Friday, January 22, 2010

2010: 50th Anniversary of the LASER

The Washington Post reported this week that in 1960 the LASER (Light Amplification by Stimulated Emission of Radiation) was invented. As the article in The Washington Post states, "In May 1960, Theodore Maiman, a physicist at Hughes Research Laboratories, constructed the first laser that emitted light in the visible range"

The reason I call my blog Photons and Electrons is because of the importance of the relationship between the two in our everyday lives.  I even named one of our labs Photon - much to the dismay of my three sons and wife :-)  What I really like about this article is how clearly it explains the key aspects of electrons moving to and from the different levels or shells (K, L, M, N, O, P, and Q) inside the atom and what the photons are doing as these moves occur.

Below is from the Post article (note that I highlighted the key aspects):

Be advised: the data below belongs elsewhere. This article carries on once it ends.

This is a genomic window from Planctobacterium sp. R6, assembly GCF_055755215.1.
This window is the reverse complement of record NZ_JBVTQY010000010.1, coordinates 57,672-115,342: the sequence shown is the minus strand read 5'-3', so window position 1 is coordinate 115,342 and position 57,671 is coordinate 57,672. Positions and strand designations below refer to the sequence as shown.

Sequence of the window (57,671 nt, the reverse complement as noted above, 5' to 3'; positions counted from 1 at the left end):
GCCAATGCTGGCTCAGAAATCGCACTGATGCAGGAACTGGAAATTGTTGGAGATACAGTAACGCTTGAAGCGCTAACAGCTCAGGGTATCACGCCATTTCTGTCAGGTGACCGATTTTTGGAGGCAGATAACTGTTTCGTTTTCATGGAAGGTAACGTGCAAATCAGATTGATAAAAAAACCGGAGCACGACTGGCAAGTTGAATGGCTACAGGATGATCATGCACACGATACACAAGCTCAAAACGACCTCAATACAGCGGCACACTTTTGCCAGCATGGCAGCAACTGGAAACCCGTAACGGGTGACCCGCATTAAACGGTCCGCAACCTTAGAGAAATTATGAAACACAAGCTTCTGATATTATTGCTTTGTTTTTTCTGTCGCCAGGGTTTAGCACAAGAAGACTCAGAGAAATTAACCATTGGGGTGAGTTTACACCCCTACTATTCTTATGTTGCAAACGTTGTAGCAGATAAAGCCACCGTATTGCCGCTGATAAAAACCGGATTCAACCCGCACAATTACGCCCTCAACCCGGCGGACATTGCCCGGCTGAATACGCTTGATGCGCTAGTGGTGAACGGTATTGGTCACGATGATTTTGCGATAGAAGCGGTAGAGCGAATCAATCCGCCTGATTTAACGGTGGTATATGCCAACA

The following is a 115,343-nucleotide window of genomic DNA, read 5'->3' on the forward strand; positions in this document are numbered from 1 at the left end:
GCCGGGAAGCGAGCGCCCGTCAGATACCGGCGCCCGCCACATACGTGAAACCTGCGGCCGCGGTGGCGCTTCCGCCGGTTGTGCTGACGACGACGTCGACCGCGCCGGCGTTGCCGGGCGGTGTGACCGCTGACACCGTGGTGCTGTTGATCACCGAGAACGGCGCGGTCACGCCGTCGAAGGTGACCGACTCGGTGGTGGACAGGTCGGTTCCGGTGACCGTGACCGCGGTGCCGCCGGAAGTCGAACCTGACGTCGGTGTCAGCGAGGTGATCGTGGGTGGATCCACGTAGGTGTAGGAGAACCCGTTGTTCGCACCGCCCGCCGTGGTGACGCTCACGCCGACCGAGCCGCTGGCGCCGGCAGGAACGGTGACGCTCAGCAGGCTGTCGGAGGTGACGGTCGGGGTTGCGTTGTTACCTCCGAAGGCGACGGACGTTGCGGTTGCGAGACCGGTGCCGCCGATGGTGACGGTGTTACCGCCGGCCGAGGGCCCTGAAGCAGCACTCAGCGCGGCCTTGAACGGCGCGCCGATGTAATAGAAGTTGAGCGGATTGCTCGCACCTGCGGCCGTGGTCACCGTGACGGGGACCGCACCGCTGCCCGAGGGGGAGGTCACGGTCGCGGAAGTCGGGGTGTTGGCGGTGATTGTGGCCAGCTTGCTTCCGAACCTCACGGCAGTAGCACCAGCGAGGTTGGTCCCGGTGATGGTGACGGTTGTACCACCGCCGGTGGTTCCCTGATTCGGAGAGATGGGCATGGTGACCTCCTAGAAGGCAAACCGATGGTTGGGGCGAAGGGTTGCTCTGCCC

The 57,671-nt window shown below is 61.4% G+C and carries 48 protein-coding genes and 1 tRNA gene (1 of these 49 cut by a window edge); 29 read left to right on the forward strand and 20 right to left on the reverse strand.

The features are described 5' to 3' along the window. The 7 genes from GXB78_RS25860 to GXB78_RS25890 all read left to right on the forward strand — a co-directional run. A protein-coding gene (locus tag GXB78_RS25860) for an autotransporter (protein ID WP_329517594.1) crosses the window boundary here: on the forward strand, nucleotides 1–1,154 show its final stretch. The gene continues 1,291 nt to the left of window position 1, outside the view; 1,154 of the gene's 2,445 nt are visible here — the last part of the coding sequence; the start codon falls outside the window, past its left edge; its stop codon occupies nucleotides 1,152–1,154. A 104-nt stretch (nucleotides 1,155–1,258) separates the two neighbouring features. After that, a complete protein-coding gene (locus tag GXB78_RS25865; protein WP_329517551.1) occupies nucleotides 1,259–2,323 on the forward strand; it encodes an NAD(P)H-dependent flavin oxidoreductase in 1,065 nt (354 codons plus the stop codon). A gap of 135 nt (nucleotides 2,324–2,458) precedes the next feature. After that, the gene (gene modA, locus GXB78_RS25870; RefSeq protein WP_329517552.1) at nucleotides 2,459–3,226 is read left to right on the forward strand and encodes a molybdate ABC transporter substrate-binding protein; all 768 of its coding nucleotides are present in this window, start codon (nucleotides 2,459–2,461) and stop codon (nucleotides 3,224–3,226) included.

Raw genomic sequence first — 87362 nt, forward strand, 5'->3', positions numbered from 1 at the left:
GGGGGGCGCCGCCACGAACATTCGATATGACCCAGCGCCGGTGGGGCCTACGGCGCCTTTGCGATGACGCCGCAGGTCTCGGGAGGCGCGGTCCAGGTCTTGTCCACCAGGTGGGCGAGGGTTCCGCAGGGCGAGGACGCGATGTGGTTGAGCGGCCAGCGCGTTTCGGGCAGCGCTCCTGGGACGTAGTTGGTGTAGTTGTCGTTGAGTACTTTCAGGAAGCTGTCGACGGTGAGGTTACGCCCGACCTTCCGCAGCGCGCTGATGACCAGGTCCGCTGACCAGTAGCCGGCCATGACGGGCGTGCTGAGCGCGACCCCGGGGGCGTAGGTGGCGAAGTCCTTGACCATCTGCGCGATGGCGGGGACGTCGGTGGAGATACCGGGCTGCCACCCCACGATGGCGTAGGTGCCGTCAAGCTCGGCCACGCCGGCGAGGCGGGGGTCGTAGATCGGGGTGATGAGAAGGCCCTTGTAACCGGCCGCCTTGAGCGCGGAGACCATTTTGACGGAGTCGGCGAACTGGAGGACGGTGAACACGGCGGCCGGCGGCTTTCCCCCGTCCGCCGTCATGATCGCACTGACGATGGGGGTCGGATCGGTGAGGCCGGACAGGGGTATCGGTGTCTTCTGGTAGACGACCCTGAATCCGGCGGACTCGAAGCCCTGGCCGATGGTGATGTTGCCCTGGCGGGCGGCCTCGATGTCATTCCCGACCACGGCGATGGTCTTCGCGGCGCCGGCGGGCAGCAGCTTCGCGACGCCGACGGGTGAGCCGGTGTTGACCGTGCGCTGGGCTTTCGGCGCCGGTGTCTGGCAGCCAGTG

Zap a few atoms with the right amount of energy -- including energy from light itself -- and their electrons will absorb the energy and jump up to excited levels, the original "quantum leap." 

But they won't stay there. That's because, as the parent of any teenager can tell you, it is the natural tendency of things in this universe to preferentially seek the lowest energy condition, which is why water always flows downhill, shoelaces never re-tie themselves and your check is still in the mail. So the excited electrons soon drop back to lower levels; in the process, they spontaneously shed the surplus energy in the form of photons, the smallest individual units, or quanta, of light. The size of the drop determines the wavelength of the emitted photon. That's how light emerges from a flickering campfire, the surface of the sun, the bulb in a lamp or the screen of your TV.

If you google LASER, you will get 126 MILLION hits.  The uses of LASERS are simply amazing and it all comes down to electrons and photons.